Though few Americans know his name, Larry Fink may be the most powerful man in the post-bailout economy. His giant BlackRock money-management firm controls or monitors more than $12 trillion worldwide—including the balance sheets of Fannie Mae and Freddie Mac, and the toxic A.I.G. and Bear Stearns assets taken over by the U.S. government last year. How did Fink rebound from a humiliating failure to become the financial fulcrum of Washington and Wall Street? Through a series of interviews, the author probes his role in the crisis, his unique risk-assessment system, and the growing concern he inspires.
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You must trade without emotions. If you are human, that’s impossible. More importantly, when you understand your emotions, you will realize they are assets, not liabilities. The real keys are:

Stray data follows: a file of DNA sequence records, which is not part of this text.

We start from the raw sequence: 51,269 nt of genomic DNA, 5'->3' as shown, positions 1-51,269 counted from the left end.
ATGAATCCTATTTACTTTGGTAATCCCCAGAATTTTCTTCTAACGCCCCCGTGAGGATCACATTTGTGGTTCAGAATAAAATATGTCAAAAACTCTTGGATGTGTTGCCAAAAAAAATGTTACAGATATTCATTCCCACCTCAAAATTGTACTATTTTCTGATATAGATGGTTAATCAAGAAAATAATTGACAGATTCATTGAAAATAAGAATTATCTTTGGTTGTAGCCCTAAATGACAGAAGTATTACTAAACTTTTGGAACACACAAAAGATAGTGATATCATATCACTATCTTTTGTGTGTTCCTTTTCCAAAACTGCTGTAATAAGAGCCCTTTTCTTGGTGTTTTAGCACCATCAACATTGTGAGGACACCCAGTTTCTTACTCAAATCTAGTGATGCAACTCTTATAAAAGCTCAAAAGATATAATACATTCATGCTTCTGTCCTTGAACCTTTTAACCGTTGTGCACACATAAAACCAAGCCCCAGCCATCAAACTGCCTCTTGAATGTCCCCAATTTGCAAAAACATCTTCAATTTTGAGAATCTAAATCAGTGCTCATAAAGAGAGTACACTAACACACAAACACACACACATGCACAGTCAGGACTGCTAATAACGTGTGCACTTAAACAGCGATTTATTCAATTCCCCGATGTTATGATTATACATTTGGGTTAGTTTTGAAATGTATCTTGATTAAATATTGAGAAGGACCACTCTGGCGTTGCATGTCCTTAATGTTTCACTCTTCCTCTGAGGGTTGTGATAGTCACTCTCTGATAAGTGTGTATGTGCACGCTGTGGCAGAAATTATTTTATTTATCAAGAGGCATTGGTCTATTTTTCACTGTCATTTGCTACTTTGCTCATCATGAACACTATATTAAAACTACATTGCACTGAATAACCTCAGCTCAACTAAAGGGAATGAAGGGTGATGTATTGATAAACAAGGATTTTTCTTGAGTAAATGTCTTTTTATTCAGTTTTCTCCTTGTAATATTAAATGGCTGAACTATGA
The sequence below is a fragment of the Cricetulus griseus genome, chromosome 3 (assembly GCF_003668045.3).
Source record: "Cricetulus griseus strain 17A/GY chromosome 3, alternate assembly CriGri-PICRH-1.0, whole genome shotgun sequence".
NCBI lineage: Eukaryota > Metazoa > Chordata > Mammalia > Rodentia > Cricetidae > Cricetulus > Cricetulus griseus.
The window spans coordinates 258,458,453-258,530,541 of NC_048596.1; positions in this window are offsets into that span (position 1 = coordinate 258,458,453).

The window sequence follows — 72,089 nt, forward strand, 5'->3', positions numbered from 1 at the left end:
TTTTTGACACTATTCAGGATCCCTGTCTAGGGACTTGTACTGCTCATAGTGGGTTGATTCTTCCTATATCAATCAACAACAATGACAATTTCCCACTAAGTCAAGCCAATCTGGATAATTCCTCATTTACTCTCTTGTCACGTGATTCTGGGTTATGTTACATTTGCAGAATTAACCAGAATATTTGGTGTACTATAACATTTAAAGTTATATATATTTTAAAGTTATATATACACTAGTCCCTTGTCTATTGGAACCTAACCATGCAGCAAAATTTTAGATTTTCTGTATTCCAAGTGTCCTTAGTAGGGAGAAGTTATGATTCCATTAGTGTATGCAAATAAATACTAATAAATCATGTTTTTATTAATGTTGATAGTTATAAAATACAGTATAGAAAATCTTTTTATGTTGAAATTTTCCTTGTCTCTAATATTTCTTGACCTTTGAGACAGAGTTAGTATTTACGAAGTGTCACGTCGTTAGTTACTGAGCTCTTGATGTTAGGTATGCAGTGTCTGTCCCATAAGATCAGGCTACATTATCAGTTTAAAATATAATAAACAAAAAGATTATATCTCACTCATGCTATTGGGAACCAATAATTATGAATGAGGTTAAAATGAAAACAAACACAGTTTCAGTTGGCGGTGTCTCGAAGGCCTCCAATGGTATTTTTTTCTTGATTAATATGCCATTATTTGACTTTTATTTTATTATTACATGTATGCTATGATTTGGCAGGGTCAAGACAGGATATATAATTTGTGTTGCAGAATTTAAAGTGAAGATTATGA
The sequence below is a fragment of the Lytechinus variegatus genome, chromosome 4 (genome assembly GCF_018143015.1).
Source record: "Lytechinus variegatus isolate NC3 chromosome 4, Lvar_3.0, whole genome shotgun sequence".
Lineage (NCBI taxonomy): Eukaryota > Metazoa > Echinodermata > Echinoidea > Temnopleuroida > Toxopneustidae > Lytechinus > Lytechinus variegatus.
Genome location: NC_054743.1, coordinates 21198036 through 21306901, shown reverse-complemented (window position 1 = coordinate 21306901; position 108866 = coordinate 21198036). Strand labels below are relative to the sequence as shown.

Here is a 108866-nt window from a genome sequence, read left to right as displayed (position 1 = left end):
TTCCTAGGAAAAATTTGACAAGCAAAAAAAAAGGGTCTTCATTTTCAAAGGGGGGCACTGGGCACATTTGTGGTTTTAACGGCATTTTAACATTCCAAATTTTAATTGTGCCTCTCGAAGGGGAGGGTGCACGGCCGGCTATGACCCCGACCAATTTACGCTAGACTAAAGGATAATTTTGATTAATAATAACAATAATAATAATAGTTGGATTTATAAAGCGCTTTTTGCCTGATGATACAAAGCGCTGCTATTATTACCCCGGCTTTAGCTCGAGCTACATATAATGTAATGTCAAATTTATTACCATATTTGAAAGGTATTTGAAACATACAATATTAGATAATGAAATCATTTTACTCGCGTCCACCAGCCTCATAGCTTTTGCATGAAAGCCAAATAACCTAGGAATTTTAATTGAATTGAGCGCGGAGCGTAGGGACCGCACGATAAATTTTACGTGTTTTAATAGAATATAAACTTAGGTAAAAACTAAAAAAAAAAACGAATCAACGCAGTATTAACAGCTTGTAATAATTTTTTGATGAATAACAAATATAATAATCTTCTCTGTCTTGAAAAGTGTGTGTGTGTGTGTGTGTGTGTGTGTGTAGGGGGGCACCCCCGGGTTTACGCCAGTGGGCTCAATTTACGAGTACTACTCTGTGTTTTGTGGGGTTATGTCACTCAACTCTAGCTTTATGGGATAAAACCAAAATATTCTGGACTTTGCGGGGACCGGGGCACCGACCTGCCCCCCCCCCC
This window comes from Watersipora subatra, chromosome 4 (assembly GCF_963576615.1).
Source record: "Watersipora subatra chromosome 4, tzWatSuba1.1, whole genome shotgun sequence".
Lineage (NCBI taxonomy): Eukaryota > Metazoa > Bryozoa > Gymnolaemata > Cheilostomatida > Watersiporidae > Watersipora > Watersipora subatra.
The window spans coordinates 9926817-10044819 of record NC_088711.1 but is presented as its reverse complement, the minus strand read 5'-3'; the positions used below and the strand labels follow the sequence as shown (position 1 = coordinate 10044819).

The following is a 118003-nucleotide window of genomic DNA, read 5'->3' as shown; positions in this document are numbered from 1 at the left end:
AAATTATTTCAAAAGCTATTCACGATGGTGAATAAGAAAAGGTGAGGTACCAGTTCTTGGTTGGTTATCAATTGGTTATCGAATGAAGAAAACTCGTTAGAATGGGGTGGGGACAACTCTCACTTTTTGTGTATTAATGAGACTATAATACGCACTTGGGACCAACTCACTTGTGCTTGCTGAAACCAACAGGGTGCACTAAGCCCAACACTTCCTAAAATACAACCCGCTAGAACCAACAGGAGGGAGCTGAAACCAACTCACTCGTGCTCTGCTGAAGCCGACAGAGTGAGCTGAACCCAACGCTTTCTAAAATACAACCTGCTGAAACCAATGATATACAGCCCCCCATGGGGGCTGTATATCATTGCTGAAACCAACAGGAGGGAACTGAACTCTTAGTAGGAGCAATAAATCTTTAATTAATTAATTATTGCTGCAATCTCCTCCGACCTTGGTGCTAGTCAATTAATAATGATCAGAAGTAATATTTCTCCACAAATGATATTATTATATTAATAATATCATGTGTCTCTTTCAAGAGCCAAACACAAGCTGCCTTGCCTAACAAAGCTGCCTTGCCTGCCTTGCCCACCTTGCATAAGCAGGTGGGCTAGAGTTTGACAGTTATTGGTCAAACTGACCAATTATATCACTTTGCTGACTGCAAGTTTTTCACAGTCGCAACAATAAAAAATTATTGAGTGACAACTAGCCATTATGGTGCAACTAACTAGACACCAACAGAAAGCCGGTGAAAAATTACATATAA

- Being aware of how your emotions interact with and influence your trading, and…
- Developing the skills needed to trade with them
“When the wind changes direction, there are those who build walls and those who build windmills. We would like to build windmills.”
“On acquisitions: Don’t ask a barber whether you need a hair cut”
“Knowing our limitations is the key.”
“How does Warren balances between his heart, mind or pocket?”
“On philanthropy: We don’t intend to become the richest person in the cemetery.”
“90% of our assets go home in the night and hopefully return the next morning. People are our assets.”
“Be open to learning. Learning belongs to the future and knowledge belongs to the past.”
“If you sleep on the floor you are not going to fall off the bed. Stay with the basics.”
1 Risk is not the same as volatility. Assets can be volatile on the upside as well as the downside. Risk should instead be viewed as the permanent loss of purchasing power.
2 A risk should not be evaluated based its frequency. Some risks only have to happen once to be catastrophic.
3 Sophistication and knowledge are not a form of or substitute for risk management.